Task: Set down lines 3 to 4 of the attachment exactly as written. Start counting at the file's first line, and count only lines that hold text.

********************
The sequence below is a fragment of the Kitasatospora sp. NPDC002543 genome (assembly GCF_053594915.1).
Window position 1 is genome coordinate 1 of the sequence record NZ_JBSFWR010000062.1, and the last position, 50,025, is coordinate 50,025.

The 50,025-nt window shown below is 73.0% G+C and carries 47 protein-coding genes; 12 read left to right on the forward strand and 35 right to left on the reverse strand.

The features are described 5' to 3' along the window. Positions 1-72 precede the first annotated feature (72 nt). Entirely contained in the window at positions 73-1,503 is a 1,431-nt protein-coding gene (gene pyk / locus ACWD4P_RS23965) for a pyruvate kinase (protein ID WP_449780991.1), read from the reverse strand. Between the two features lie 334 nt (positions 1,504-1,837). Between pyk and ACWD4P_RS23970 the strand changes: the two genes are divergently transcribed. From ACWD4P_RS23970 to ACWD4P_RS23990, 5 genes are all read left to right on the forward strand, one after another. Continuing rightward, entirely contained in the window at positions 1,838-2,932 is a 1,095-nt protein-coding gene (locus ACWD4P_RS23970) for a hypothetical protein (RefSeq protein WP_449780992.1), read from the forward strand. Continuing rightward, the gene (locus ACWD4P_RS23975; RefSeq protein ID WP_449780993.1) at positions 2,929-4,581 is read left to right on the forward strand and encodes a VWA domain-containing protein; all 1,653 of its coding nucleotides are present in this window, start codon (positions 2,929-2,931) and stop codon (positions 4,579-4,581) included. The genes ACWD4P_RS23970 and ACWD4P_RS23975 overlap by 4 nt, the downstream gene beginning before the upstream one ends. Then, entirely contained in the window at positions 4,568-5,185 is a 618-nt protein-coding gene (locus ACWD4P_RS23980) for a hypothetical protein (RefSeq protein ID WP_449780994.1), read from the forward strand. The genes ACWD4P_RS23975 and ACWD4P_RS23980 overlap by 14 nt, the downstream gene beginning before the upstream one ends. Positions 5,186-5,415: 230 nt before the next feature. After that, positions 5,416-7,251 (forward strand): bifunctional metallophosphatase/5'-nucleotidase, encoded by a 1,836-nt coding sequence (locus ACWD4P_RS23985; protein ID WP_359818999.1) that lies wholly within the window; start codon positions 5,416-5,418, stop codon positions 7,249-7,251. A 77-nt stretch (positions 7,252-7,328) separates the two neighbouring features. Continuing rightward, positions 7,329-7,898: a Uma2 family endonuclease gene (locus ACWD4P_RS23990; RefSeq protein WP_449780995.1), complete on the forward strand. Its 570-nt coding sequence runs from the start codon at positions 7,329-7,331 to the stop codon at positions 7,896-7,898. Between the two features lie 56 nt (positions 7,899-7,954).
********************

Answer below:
The 50,025-nt window shown below is 73.0% G+C and carries 47 protein-coding genes; 12 read left to right on the forward strand and 35 right to left on the reverse strand.

The features are described 5' to 3' along the window. Positions 1-72 precede the first annotated feature (72 nt). Entirely contained in the window at positions 73-1,503 is a 1,431-nt protein-coding gene (gene pyk / locus ACWD4P_RS23965) for a pyruvate kinase (protein ID WP_449780991.1), read from the reverse strand. Between the two features lie 334 nt (positions 1,504-1,837). Between pyk and ACWD4P_RS23970 the strand changes: the two genes are divergently transcribed. From ACWD4P_RS23970 to ACWD4P_RS23990, 5 genes are all read left to right on the forward strand, one after another. Continuing rightward, entirely contained in the window at positions 1,838-2,932 is a 1,095-nt protein-coding gene (locus ACWD4P_RS23970) for a hypothetical protein (RefSeq protein WP_449780992.1), read from the forward strand. Continuing rightward, the gene (locus ACWD4P_RS23975; RefSeq protein ID WP_449780993.1) at positions 2,929-4,581 is read left to right on the forward strand and encodes a VWA domain-containing protein; all 1,653 of its coding nucleotides are present in this window, start codon (positions 2,929-2,931) and stop codon (positions 4,579-4,581) included. The genes ACWD4P_RS23970 and ACWD4P_RS23975 overlap by 4 nt, the downstream gene beginning before the upstream one ends. Then, entirely contained in the window at positions 4,568-5,185 is a 618-nt protein-coding gene (locus ACWD4P_RS23980) for a hypothetical protein (RefSeq protein ID WP_449780994.1), read from the forward strand. The genes ACWD4P_RS23975 and ACWD4P_RS23980 overlap by 14 nt, the downstream gene beginning before the upstream one ends. Positions 5,186-5,415: 230 nt before the next feature. After that, positions 5,416-7,251 (forward strand): bifunctional metallophosphatase/5'-nucleotidase, encoded by a 1,836-nt coding sequence (locus ACWD4P_RS23985; protein ID WP_359818999.1) that lies wholly within the window; start codon positions 5,416-5,418, stop codon positions 7,249-7,251. A 77-nt stretch (positions 7,252-7,328) separates the two neighbouring features. Continuing rightward, positions 7,329-7,898: a Uma2 family endonuclease gene (locus ACWD4P_RS23990; RefSeq protein WP_449780995.1), complete on the forward strand. Its 570-nt coding sequence runs from the start codon at positions 7,329-7,331 to the stop codon at positions 7,896-7,898. Between the two features lie 56 nt (positions 7,899-7,954).